share|improve this answer

The Boost iterator_adaptor can greatly simplify your code. The documentation has e.g. this example for a linked list iterator

template <class Value>
class node_iter
  : public boost::iterator_adaptor<
        node_iter<Value>                // Derived
      , Value*                          // Base
      , boost::use_default              // Value
      , boost::forward_traversal_tag    // CategoryOrTraversal
    >
{
 private:
    struct enabler {};  // a private type avoids misuse

 public:
    node_iter()
      : node_iter::iterator_adaptor_(0) {}

    explicit node_iter(Value* p)
      : node_iter::iterator_adaptor_(p) {}

    template <class OtherValue>
    node_iter(
        node_iter<OtherValue> const& other
      , typename boost::enable_if<
            boost::is_convertible<OtherValue*,Value*>
          , enabler
        >::type = enabler()
    )
      : node_iter::iterator_adaptor_(other.base()) {}

 private:
    friend class boost::iterator_core_access;
    void increment() { this->base_reference() = this->base()->next(); }
};

Note that the example only provides a default constructor, a constructor taking a node pointer, a generalized copy constructor that only accepts elements that can be converted to a node pointer, and an increment function. The increment function is an implementation detail that is shared by both operator++() and operator++(int).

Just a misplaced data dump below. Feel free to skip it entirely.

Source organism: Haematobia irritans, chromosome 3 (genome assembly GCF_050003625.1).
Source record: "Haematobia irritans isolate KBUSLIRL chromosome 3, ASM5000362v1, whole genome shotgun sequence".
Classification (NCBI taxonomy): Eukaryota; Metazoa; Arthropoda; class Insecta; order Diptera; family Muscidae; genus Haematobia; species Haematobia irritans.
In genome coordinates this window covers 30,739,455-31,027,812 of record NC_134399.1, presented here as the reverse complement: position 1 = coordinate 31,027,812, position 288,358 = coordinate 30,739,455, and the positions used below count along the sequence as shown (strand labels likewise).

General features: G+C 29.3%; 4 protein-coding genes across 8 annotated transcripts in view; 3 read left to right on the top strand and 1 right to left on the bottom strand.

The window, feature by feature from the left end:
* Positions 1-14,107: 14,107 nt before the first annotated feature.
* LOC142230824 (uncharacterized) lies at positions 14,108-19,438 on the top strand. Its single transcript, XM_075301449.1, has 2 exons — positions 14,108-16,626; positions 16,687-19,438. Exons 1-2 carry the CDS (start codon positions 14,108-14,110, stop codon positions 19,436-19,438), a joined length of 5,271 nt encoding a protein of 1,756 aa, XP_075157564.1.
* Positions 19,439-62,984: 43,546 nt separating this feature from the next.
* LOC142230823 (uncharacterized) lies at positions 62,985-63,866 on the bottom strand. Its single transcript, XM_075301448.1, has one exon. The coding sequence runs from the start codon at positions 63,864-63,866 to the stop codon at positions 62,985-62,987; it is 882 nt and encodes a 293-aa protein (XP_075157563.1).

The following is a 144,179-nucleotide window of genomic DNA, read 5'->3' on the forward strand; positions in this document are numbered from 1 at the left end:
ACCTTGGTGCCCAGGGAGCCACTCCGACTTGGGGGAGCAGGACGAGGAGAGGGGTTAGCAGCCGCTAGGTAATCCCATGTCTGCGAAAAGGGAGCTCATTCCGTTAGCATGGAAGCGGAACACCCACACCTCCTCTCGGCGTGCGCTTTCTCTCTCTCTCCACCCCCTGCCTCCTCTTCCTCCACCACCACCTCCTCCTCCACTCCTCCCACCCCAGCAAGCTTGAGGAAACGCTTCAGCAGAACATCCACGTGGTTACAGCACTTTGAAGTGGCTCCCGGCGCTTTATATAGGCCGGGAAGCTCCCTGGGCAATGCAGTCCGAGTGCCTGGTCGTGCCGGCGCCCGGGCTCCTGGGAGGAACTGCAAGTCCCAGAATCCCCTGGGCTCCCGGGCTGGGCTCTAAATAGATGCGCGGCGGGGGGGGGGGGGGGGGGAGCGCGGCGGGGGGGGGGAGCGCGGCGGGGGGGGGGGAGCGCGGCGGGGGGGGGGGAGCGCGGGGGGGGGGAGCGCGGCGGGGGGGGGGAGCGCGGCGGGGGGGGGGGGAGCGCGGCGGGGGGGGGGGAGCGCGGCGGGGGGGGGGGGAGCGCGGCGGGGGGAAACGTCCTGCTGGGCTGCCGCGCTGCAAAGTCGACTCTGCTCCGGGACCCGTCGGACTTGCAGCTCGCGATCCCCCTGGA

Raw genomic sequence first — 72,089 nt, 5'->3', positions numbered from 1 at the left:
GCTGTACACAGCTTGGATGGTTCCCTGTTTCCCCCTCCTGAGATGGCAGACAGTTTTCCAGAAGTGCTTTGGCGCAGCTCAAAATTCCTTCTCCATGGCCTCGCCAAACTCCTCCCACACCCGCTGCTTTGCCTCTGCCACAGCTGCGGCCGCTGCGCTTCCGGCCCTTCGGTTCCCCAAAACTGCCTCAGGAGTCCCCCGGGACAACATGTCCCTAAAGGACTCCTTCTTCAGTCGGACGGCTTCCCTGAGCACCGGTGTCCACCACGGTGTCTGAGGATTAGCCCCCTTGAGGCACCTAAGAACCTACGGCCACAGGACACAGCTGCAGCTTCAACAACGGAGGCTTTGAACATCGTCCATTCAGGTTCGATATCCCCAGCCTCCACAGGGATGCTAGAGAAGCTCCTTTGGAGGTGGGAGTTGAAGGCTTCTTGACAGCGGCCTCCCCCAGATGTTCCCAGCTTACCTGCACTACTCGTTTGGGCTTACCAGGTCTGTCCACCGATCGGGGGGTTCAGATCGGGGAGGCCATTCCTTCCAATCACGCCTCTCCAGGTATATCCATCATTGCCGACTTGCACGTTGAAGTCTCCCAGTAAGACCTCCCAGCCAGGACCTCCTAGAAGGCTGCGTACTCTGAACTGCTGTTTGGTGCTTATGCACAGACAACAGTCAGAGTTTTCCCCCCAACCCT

All the other boiler-plate is automatically being generated by deriving from boost::iterator_adaptor. That includes all the nested typedef that you could also get from deriving from std::iterator, as well as all the overloaded operators (++, *, ->, ==, !=, advance) and anything else to make it a fully Standard conforming iterator.

By passing a Value const* and using a typedef you can define a const_iterator that reuses all your code with the appropriate modifications. Studying the example now will save you enormously down the road.

share|improve this answer